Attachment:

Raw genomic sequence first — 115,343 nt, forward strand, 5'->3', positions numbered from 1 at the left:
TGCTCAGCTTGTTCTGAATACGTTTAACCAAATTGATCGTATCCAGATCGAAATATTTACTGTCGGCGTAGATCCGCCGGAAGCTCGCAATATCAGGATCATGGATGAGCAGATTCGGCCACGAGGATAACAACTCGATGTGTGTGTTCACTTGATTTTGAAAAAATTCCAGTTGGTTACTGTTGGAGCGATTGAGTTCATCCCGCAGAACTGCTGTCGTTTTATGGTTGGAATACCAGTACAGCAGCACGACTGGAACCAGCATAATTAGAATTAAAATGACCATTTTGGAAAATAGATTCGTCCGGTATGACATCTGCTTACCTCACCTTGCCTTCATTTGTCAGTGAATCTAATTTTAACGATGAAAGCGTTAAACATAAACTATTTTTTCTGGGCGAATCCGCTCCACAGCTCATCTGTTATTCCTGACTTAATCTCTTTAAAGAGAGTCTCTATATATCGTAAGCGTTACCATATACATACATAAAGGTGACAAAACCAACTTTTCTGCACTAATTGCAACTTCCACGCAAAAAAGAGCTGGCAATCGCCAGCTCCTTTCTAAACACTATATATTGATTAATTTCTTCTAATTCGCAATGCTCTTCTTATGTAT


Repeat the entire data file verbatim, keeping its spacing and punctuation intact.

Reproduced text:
Raw genomic sequence first — 115,343 nt, forward strand, 5'->3', positions numbered from 1 at the left:
TGCTCAGCTTGTTCTGAATACGTTTAACCAAATTGATCGTATCCAGATCGAAATATTTACTGTCGGCGTAGATCCGCCGGAAGCTCGCAATATCAGGATCATGGATGAGCAGATTCGGCCACGAGGATAACAACTCGATGTGTGTGTTCACTTGATTTTGAAAAAATTCCAGTTGGTTACTGTTGGAGCGATTGAGTTCATCCCGCAGAACTGCTGTCGTTTTATGGTTGGAATACCAGTACAGCAGCACGACTGGAACCAGCATAATTAGAATTAAAATGACCATTTTGGAAAATAGATTCGTCCGGTATGACATCTGCTTACCTCACCTTGCCTTCATTTGTCAGTGAATCTAATTTTAACGATGAAAGCGTTAAACATAAACTATTTTTTCTGGGCGAATCCGCTCCACAGCTCATCTGTTATTCCTGACTTAATCTCTTTAAAGAGAGTCTCTATATATCGTAAGCGTTACCATATACATACATAAAGGTGACAAAACCAACTTTTCTGCACTAATTGCAACTTCCACGCAAAAAAGAGCTGGCAATCGCCAGCTCCTTTCTAAACACTATATATTGATTAATTTCTTCTAATTCGCAATGCTCTTCTTATGTAT